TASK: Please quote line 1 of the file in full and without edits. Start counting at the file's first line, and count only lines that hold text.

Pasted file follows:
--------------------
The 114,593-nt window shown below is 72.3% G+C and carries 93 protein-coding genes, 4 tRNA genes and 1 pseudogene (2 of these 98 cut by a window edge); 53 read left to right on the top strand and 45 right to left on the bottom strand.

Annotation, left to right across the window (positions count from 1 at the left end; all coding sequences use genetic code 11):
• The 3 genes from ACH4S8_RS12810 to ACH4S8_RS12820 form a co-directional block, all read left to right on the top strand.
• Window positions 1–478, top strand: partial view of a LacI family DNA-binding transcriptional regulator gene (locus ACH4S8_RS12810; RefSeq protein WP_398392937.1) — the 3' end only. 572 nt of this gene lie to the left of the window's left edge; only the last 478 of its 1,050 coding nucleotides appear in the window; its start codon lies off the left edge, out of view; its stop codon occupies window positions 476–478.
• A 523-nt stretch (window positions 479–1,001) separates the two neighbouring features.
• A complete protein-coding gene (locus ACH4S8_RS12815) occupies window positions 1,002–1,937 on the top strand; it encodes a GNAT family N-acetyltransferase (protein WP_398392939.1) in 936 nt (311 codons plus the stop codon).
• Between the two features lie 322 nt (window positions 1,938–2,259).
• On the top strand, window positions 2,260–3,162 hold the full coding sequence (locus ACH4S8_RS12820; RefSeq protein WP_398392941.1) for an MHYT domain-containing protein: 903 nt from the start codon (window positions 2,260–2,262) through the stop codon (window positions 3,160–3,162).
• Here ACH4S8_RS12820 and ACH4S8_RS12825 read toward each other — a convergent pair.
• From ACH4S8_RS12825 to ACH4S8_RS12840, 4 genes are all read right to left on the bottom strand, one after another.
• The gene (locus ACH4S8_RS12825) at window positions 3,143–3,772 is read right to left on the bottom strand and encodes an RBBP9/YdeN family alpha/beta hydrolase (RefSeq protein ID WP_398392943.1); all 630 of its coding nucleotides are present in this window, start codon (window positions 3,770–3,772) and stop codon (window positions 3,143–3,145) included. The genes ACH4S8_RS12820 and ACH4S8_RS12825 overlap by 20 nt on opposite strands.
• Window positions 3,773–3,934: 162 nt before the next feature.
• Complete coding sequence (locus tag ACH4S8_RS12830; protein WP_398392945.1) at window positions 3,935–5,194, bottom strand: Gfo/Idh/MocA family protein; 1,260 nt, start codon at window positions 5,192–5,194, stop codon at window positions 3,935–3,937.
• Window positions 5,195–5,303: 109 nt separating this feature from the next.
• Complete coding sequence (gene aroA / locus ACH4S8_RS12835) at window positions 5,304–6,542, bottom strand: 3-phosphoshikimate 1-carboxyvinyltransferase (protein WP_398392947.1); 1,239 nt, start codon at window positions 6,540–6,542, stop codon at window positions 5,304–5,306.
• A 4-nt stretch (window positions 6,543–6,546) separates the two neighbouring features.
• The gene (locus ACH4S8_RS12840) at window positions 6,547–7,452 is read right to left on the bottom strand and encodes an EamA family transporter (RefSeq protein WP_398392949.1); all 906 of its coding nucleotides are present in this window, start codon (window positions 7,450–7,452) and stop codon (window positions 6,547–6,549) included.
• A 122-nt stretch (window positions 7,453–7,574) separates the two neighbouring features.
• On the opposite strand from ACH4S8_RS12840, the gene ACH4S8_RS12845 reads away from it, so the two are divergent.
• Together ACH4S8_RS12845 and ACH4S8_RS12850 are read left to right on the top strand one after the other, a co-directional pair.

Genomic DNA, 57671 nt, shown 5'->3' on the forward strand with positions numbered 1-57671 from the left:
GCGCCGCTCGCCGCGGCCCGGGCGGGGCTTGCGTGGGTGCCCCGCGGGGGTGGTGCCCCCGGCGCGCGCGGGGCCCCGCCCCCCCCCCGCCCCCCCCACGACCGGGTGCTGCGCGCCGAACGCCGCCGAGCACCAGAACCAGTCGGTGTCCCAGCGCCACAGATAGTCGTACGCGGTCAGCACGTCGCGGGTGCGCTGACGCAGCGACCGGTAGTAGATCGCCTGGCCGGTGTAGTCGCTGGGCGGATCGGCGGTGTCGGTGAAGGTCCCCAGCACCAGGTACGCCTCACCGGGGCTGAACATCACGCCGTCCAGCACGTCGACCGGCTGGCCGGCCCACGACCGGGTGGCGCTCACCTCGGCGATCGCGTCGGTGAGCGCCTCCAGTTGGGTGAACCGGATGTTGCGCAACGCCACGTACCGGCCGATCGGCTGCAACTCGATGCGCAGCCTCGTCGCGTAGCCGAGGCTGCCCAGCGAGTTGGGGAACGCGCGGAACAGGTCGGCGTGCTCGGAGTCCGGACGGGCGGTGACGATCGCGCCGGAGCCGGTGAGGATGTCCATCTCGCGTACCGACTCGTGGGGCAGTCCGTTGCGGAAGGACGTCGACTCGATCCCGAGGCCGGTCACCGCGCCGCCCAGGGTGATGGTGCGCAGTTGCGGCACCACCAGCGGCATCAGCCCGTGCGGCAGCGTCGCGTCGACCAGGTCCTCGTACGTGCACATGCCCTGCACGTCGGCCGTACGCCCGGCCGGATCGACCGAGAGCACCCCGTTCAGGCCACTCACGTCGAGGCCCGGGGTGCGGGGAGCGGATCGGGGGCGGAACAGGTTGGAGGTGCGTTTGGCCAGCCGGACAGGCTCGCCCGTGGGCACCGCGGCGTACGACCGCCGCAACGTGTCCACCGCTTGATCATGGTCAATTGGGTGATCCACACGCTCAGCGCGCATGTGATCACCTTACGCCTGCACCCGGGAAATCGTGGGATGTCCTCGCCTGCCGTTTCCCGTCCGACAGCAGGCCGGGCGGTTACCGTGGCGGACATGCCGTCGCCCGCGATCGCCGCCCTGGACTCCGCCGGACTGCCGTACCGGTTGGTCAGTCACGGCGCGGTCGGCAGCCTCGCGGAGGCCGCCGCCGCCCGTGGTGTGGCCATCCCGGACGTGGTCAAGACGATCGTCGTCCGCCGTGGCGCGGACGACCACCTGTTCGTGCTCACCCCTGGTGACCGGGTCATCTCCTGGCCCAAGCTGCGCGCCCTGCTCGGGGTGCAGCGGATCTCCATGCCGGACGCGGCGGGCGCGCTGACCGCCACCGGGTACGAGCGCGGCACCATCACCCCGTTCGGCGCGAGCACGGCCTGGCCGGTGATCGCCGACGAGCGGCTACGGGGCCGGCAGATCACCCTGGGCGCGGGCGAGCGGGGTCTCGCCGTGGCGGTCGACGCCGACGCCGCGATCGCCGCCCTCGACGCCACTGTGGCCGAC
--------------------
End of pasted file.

The 114,593-nt window shown below is 72.3% G+C and carries 93 protein-coding genes, 4 tRNA genes and 1 pseudogene (2 of these 98 cut by a window edge); 53 read left to right on the top strand and 45 right to left on the bottom strand.